Lawrence emphasized the fact that 100 percent of all related arrests in King County have been male suspects. Eighty percent of them are white, she said.

King County is a major hotspot for human trafficking due to various ports. Airports and maritime ports are used to transport immigrants, asylees and refugees into the states.

“There wasn’t much of a relationship with Seattle Against Slavery before,” said Barb Jensen, EvergreenHealth’s manager of trauma services.

Work with the forensic nurse examiner team discovered that it was a larger issue than originally anticipated, she explained.

“I’m just going to keep at it,” said Jensen. “We are so passionate about the FNE team and the need there is for it. This is just another piece of that big puzzle.”

More in News

Suspect arrested for Kirkland Key Bank robbery needed money for rent

Media outlets led police to man’s identification.

King County Correctional Facility is located at 500 5th Ave., Seattle. File photo
King County jail’s leaky pipes have national implications

Lawsuit filed in King County Superior Court alleges Aquatherm has been selling faulty pipes.

Siri Bliesner, Susan Wilkins and John Towers compete for Lake Washington School District Director District 5 position. Courtesy photos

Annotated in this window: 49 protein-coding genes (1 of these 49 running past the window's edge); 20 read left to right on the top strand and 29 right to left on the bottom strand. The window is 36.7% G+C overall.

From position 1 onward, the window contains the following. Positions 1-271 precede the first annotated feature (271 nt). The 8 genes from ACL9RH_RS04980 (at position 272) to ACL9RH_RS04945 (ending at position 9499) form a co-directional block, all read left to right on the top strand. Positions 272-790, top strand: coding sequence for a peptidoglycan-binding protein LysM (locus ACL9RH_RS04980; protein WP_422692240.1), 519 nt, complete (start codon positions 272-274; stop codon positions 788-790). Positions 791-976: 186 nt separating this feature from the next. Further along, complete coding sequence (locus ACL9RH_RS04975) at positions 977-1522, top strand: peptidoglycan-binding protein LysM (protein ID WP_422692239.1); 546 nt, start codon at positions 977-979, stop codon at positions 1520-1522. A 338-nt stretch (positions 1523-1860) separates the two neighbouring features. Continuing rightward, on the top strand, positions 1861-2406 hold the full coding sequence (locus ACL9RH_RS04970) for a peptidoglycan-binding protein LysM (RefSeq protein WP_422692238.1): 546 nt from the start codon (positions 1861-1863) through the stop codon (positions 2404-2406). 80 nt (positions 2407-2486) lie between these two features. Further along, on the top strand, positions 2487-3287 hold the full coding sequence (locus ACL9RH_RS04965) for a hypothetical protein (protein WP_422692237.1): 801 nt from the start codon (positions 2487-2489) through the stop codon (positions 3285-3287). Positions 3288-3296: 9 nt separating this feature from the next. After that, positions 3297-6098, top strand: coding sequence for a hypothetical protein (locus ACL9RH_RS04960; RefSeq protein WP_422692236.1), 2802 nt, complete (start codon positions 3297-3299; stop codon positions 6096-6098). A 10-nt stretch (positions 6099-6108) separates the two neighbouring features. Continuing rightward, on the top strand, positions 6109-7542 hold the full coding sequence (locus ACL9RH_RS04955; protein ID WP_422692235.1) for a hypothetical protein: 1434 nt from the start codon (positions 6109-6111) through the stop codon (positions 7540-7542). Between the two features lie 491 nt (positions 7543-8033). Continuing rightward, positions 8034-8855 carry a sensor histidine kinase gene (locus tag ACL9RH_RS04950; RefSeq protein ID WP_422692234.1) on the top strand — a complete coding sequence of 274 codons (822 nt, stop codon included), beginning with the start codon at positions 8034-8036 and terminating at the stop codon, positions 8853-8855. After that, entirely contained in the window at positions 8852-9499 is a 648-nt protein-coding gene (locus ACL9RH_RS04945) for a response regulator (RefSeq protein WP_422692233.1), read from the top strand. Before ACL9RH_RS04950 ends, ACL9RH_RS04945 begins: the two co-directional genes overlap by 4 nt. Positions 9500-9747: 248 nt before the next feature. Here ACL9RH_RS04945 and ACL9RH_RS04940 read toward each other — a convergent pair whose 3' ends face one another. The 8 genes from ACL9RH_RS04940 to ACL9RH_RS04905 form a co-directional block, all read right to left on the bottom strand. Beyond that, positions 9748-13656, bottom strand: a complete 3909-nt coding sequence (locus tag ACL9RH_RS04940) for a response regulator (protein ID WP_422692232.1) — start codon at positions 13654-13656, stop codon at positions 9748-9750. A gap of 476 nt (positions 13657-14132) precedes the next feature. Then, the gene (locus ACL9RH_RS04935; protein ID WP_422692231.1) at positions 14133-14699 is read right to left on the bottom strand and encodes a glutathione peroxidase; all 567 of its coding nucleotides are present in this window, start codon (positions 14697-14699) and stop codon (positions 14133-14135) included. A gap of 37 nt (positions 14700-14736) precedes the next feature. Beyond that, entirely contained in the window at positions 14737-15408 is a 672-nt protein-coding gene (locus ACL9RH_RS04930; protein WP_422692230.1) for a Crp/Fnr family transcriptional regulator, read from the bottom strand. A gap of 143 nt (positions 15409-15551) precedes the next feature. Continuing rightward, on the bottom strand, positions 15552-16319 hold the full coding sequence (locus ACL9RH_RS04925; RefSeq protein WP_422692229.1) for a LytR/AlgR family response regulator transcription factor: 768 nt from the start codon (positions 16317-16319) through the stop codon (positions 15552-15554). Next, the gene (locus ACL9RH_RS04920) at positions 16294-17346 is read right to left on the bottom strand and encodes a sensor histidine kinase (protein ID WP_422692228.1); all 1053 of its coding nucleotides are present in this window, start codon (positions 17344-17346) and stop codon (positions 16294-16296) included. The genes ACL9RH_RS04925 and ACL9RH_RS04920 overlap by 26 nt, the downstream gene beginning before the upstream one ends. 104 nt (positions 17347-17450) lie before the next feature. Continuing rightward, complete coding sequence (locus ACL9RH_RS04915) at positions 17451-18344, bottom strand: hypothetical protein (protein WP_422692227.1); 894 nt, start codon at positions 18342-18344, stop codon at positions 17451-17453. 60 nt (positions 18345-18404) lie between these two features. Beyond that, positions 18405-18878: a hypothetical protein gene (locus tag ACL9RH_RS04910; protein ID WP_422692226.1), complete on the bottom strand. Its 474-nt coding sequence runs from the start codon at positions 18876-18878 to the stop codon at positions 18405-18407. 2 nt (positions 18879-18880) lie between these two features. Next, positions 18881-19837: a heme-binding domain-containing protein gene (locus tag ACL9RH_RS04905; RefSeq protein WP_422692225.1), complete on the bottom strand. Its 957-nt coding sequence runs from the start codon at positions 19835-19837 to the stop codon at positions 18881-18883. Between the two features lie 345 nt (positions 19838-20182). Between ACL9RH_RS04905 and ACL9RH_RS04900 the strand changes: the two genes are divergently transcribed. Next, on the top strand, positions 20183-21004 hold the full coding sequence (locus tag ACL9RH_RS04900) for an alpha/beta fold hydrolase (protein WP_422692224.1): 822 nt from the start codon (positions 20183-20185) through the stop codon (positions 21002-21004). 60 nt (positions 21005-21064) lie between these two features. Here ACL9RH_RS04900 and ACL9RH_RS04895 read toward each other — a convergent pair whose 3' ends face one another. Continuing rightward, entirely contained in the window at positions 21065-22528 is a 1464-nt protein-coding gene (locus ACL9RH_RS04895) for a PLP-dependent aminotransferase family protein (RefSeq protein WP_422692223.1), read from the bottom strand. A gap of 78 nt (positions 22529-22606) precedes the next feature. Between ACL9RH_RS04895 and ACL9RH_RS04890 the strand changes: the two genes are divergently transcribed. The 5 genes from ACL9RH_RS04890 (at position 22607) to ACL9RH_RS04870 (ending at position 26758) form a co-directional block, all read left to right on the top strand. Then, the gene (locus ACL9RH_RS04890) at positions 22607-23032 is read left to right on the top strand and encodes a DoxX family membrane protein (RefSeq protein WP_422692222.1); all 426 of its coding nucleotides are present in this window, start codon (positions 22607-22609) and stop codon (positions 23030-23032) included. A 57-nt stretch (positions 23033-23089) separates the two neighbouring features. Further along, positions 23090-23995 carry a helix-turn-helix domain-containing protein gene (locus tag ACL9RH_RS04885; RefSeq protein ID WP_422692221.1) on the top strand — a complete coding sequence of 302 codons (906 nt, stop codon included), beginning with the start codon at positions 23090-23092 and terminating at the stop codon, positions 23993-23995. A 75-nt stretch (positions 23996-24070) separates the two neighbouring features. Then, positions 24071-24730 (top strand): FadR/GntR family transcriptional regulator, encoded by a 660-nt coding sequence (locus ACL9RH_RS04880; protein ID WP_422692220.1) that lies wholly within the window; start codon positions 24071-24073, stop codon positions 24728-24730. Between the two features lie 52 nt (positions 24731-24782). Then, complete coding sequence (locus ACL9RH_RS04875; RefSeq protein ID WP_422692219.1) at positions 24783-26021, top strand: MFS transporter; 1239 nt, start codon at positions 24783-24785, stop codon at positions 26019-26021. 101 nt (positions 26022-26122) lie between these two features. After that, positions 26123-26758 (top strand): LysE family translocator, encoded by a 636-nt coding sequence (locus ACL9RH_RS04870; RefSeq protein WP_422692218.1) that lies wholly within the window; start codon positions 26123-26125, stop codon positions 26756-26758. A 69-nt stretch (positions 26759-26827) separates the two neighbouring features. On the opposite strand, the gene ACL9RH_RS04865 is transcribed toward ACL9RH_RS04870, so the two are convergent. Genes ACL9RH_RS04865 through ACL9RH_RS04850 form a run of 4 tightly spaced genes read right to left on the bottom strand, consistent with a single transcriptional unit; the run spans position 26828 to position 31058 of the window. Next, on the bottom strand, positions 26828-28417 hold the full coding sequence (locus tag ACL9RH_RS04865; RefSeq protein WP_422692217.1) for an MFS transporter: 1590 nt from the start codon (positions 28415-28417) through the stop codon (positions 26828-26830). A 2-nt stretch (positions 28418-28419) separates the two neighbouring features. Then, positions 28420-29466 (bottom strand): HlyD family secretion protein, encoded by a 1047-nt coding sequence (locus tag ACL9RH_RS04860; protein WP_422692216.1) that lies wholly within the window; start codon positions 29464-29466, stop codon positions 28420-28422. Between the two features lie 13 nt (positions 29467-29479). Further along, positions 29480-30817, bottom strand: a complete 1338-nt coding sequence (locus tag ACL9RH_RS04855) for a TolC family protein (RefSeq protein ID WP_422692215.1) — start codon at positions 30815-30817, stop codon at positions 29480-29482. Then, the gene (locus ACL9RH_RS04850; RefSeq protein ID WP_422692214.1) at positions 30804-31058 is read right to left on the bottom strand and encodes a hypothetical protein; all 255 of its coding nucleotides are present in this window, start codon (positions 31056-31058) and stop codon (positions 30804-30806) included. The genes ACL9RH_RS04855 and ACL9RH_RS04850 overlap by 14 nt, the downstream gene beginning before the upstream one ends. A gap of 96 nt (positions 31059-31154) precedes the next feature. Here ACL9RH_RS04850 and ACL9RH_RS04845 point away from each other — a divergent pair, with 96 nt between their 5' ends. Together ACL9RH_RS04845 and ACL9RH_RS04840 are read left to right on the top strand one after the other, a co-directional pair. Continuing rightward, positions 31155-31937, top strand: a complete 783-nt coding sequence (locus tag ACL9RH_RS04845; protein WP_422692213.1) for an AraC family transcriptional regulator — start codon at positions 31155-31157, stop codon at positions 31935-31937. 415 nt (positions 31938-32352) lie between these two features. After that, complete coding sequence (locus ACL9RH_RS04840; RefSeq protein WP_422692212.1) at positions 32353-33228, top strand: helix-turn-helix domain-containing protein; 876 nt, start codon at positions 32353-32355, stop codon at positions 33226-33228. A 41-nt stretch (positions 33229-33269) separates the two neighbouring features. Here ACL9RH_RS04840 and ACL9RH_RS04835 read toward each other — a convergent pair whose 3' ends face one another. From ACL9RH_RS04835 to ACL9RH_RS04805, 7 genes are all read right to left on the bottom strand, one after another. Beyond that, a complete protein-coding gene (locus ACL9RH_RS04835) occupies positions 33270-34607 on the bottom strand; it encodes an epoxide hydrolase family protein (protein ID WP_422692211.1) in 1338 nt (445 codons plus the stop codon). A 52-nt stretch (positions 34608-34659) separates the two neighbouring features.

Three candidates aim to fill an open seat on the Lake Washington School Board

Siri Bliesner, John Towers and Susan Wilkins compete for Lake Washington School District Director District 5 position.

Kirkland resident Elizabeth Standal holds broken heart at the Lights for Liberty Vigil on July 12. Stephanie Quiroz/staff photo
Lights for Liberty Vigil in Kirkland protests conditions of migrant camps

The Kol Ami congregation gathered July 12 for the Lights for Liberty Vigil, calling for an end “human concentration camps.”

VoteWA is a $9.5 million program that came online last May and is meant to unify all 39 county voting systems in the state into a single entity. Courtesy image
WA’s new voting system concerns county elections officials

VoteWA has run into some problems in recent months as the Aug. 6 primary election draws closer.

PSE’s battery storage project could help the clean energy roll-out

The tiny pilot project in Glacier could eventually be expanded.

Kirkland officer fatally shoots man threatening 18-month-old child

King County Sheriff’s Office will conduct investigation into shooting.

An aerial photo shows the locations of two earthquakes and five aftershocks in and near Monroe, which rattled the Puget Sound region early Friday. The first was the magnitude 4.6 quake at upper right, 13 miles under the intersection of U.S. 2 and Fryelands Boulevard SE at 2:51 a.m. The second, magnitude 3.5, occurred 18 miles under the Old Snohomish-Monroe Road at 2:53 a.m. The aftershocks followed during the ensuing two hours. This image depicts an area about 3 miles wide. (Herald staff and the Pacific Northwest Seismic Network)
Early wake-up call: Twin quakes under Monroe rattle region

Thousands of people felt them. They were magnitude 4.6 and 3.5 and hit minutes apart.

Most Read